History

The Humanities department consists of 7 specialist teachers. The department covers three subjects; History, Geography and Ethics, Philosophy, Citizenship (EPC). We aim to give our students a good understanding of the world in which we live in historically, environmentally, geographically, sociologically and in terms of being good well-rounded citizens of the UK.

Head of Humanities: Mr E Walton (History)
Second in Humanities: Miss N Brown (Geography)
Subject Leader EPC: Mrs C Wheatley (History)
Teacher of History:
 Miss K Bahia
Teacher of History: Mr P Kane
Teacher of Geography: Miss R Powell
Teacher of Geography (Associate Vice Principal): Mr R Fieldhouse

History

The overall intent of the subject specialist History team is to is teach in such a way as to be both enjoyable and stimulating, enabling students to be intellectually stretched, while acquiring useful transferable skills and also maintaining their interest in the subject both in school and beyond.

We aim…

  • To encourage students to develop an appreciation and understanding of the events and people that have shaped the past and, in turn, the world they live in.
  • To embed pupils’ understanding of what they are learning and be able to articulate why they are learning particular knowledge and skills and be able to link this to the present day.
  • To instil a long-lasting love of the subject. History lessons aim to be lively, exciting, purposeful and dynamic, with enthusiastic teaching using a variety of methods and materials.
  • To enable students to become historians by assisting the development of lively, enquiring minds that question and construct rational argument. Students gain experience of historical enquiry, narrative, analysis, questioning, opinion-forming, debate and presentation of their findings. We work to develop powers of analysis as well as the ability to understand complexity, and how factors interact to determine the course of events.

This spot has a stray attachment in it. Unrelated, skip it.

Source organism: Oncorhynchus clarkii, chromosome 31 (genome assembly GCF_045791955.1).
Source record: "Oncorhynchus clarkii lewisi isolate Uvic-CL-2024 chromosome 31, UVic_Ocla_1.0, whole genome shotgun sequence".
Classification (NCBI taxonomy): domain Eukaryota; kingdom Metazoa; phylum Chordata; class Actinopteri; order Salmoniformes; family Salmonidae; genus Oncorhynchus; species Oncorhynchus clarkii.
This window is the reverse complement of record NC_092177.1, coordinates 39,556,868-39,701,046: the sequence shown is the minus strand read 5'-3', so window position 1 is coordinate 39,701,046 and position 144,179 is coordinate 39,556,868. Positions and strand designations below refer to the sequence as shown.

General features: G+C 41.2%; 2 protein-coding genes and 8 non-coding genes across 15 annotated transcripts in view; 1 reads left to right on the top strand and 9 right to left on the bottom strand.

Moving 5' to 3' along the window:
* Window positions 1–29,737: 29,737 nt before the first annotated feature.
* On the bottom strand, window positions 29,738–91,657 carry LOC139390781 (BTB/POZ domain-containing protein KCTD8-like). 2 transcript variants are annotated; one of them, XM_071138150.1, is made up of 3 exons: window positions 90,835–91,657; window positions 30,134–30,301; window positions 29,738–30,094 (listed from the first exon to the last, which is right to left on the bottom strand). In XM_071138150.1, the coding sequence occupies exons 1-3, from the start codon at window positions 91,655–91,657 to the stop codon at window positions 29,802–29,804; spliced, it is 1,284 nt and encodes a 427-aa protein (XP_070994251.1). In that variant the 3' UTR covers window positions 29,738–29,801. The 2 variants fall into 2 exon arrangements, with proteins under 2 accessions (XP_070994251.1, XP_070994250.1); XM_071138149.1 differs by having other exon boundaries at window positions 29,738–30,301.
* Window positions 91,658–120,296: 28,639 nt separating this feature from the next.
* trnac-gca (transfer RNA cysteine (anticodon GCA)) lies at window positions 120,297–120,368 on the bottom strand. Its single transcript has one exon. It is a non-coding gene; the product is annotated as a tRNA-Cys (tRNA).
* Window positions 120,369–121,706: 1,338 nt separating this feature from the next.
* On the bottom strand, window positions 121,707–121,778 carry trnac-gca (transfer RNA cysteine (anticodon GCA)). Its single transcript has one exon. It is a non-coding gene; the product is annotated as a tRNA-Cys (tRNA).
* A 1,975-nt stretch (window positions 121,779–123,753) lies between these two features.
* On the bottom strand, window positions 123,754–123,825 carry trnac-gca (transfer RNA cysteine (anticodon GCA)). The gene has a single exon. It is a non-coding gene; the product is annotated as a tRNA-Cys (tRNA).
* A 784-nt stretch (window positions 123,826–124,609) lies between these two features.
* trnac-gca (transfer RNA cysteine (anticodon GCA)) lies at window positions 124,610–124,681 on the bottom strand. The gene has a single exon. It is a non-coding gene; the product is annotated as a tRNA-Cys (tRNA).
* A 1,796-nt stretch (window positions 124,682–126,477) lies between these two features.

• To challenge our students to address issues of interpretation and problems of evaluation. For example, we encourage understanding of what ‘evidence’ is and awareness of its varying utility and reliability, and also impress upon students the need to compare sources, to match them against other knowledge and to ask whether the evidence is representative and verifiable.
  • To be relevant to today’s world: we aim to highlight the skills pupils are developing. We make links to contemporary events and encourage pupils to deploy their general knowledge and wider understanding in getting to grips with past times.
  • To ensure a sense of progress and development, both in skills and in the acquisition of knowledge and understanding, for students of all abilities. In History lessons expectations are high: a strong work ethic is developed and rewarded, with students challenged to produce clear and well-organised written work.
  • To enable pupils to develop an awareness of themselves and of their own attitudes and encourage respect for those of others
  • To build resilience and revision skills via the use of interleaving.

Curriculum Intent